Paul’s goal wasn’t government takeover; his goal was the establishment of a spiritual kingdom that was rooted in the soil of hearts that had been regenerated by the power of the Holy Spirit through the message of the gospel. How crazy would it be if we in America could look across the aisle at our quote-un-quote political enemies and see that some of them are saints; brothers and sisters in Christ, doing the best they can to live out the gospel in a hostile environment? Wouldn’t it be more God-honoring and refreshing and redeeming in this politicized and polarized world we live in to see that when grace is your way of life, enemies become brothers forever!
#4: THE WORD “GRACE” (VS. 23)
When the apostle Paul says, “The grace of the Lord Jesus Christ be with your spirit” he’s hanging the final note of his letter on the gospel of grace because he knows that the spirits of the Philippian believers will only be transformed and sustained by God’s grace alone, through the gift of faith alone, in Christ alone, according to the Scriptures alone, for the glory of God alone.
There’s a lot of things that the apostle Paul could have chosen as his final word to the Philippians but by the inspiration of the Holy Spirit he chose to leave all of the spiritual vitality and future hope of their souls hanging on the sure and steadfast coat hook of God’s overwhelming grace in the person and work of Christ Jesus at the cross of Calvary.
A grace-less Christian is an oxymoron at best and an anti-Christ to be more exact. The believer who can’t see past the tip of his or her nose; who is puffed up with insecure or arrogant pride; whose heart complains at every difficulty; who revels in petty arguments; who agrees with no one except the latest conspiracy theorist; who sows division with every other word; this person is living in a grace-less existence and lacks a true and transforming encounter with Jesus.
Can you imagine what kind of shock waves would be sent around the world by a church family who encounters the grace of God in the person and work and promises of Christ Jesus in the cross, empty tomb and promised return? This why I say that when grace is your way of life, enemies become brothers forever!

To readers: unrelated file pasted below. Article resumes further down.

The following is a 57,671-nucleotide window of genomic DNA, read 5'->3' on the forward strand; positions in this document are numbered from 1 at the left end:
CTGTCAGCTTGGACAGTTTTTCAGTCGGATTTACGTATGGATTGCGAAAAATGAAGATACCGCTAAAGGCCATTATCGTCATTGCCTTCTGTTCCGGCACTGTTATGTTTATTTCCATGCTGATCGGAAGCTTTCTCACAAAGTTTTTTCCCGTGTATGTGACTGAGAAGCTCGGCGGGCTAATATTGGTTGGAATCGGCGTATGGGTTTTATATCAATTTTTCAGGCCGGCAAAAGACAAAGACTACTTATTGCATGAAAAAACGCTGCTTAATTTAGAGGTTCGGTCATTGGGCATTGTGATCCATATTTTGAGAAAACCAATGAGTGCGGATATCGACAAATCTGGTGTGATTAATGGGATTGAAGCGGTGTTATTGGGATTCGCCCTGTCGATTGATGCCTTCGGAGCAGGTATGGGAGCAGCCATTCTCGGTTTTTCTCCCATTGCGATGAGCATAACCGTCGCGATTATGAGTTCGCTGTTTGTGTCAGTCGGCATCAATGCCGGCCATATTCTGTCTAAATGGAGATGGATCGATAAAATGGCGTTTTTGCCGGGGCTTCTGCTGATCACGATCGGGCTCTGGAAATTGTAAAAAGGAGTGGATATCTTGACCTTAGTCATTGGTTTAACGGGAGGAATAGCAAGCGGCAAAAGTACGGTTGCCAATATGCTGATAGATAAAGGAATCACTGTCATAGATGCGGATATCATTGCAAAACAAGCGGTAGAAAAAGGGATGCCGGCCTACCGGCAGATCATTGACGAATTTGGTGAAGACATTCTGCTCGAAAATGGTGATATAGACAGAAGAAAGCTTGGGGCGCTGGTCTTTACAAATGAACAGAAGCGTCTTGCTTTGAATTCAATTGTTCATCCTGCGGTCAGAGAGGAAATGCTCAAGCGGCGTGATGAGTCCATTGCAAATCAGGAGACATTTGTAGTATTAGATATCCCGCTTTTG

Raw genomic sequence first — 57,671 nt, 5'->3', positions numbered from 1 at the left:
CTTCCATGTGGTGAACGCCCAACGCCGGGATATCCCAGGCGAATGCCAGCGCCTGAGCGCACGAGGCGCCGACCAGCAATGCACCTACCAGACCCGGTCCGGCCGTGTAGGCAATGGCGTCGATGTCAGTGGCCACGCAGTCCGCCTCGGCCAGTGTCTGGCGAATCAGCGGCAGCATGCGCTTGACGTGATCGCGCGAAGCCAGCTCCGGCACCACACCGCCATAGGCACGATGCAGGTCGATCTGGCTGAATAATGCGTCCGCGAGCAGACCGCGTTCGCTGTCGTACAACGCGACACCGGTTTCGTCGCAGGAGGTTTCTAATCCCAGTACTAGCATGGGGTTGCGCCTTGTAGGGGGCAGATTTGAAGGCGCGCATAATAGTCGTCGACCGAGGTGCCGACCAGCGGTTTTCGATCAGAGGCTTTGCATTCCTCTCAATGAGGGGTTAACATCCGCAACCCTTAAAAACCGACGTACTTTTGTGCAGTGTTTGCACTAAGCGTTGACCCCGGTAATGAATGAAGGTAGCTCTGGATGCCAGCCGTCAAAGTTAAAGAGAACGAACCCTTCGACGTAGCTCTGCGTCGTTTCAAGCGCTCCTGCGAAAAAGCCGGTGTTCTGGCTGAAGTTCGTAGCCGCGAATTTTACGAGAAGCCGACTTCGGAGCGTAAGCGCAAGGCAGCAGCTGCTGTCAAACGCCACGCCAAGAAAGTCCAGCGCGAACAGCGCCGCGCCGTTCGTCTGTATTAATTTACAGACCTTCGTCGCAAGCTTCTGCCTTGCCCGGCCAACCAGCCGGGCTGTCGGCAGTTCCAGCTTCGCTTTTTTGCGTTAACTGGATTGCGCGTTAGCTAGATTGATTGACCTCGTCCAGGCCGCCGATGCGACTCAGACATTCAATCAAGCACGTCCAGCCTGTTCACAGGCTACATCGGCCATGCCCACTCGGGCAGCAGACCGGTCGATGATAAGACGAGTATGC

APPLICATION AND CONCLUSION…
So, saying goodbye is typically a hard thing to do, it’s oftentimes a thing that can cause a lot of pain, and pain can sometimes cause us to respond or to react in sinful ways. It’s hard for me to say goodbye to our study of Philippians. It has been a deeply enriching study over the last few months; especially throughout this tumultuous 2020 year.
In a year where much of our existence has been tested and tried by everything from major political upheaval to racial unrest and injustice to the pain and fear of a global pandemic, it has been good to have our hearts realigned with the message of the gospel through an imprisoned apostle to a beloved church that he had planted twelve years earlier, eight-hundred miles away.
His instructions to inoculate the poisonous diseases, of self-centeredness, pride, complaining, arguing, disagreeing and divisiveness, by putting on the mind of Christ, working out our salvation in Christ and standing firm in the joy of Christ, as we live our lives as citizens of heaven in a manner that is worthy of the gospel of Jesus Christ; these instructions will forever be etched on the song sheets of my heart.
To hang all of these instructions on the coat hook of God’s grace made visible in the crucified, risen and returning Savior, reminds me that the kingdoms of this world are not all they’re cracked up to be. At some point, the kingdoms of this earth will be crumpled up in the corner of eternity past just like every other manmade institution.
But heaven will remain, and the saints of Christ Jesus, will enjoy the consummation of eternity, in perfect and unhindered relationship with the lover of our souls. The foot of the bloody cross, the doorway of the empty tomb, the promise of eternity in heaven… the message of the gospel; this is what reminds us that when grace is your way of life, enemies become brothers forever! This is the power of Paul’s goodbye. – Amen!!!
1 Unless otherwise specified, all Bible references in this paper are to the English Standard Version Bible, The New Classic Reference Edition (ESV) (Crossway, a publishing ministry of Good News Publishers, 2001).
2 R. Kent Hughes, Philippians, Colossians and Philemon: The Fellowship of the Gospel and the Supremacy of Christ (Wheaton, Illinois: Crossway, ESV Edition, 2013), 199 – 200.
3 Ibid., 203.